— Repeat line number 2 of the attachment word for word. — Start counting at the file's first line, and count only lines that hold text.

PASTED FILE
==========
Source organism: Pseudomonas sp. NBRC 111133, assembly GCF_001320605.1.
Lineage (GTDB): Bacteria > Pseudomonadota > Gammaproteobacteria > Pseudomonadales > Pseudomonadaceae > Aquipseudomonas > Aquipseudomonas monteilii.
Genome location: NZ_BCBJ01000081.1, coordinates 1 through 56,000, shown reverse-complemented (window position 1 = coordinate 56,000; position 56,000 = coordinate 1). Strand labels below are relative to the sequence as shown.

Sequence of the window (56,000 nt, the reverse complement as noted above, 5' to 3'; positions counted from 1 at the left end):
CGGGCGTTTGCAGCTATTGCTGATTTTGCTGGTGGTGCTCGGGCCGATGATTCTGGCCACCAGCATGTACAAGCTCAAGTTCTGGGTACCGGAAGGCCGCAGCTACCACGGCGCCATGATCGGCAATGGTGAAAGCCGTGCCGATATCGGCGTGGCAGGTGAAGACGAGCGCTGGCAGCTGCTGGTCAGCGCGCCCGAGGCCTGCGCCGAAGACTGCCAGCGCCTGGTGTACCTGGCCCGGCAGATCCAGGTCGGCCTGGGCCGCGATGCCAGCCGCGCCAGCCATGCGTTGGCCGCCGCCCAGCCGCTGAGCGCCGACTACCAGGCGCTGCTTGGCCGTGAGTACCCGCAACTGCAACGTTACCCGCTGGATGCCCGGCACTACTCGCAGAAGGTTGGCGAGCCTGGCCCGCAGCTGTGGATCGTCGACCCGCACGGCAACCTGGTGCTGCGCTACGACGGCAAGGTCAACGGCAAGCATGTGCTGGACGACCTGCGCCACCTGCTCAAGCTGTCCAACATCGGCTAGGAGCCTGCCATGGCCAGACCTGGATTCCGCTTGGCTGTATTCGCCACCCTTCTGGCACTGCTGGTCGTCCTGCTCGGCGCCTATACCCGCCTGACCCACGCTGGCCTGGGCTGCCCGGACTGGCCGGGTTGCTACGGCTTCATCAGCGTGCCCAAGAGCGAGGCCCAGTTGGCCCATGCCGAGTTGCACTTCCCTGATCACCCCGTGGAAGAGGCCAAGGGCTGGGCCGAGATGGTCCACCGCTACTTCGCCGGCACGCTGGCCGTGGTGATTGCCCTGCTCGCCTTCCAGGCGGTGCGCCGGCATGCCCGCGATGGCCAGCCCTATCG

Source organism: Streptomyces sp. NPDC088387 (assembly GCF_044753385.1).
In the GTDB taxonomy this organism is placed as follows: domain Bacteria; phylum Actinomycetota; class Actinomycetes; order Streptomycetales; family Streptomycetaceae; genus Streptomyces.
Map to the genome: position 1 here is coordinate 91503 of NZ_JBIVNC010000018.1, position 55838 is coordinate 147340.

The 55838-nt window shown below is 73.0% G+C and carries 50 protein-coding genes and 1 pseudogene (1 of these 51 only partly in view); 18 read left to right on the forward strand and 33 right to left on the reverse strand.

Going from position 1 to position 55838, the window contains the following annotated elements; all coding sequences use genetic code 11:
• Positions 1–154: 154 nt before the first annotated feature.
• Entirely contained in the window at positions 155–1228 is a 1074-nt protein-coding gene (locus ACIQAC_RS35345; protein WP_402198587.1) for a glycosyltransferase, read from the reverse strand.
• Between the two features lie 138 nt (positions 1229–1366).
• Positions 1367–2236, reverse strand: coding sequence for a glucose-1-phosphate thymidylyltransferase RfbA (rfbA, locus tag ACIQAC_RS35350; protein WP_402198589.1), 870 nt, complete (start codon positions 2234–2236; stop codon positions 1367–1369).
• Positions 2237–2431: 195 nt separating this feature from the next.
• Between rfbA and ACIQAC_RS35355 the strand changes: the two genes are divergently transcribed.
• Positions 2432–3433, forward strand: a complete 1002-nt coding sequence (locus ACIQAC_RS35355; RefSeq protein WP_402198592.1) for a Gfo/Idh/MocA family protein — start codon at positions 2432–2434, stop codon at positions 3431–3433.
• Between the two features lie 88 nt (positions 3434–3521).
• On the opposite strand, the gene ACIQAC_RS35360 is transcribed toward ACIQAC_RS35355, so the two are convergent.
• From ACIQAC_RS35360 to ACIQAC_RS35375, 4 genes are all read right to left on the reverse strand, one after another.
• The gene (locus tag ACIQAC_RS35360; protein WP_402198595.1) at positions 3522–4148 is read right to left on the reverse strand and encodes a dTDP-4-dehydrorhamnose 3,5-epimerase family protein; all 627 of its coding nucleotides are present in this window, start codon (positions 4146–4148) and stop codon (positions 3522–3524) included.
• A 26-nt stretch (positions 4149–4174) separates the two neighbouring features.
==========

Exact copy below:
Lineage (GTDB): Bacteria > Pseudomonadota > Gammaproteobacteria > Pseudomonadales > Pseudomonadaceae > Aquipseudomonas > Aquipseudomonas monteilii.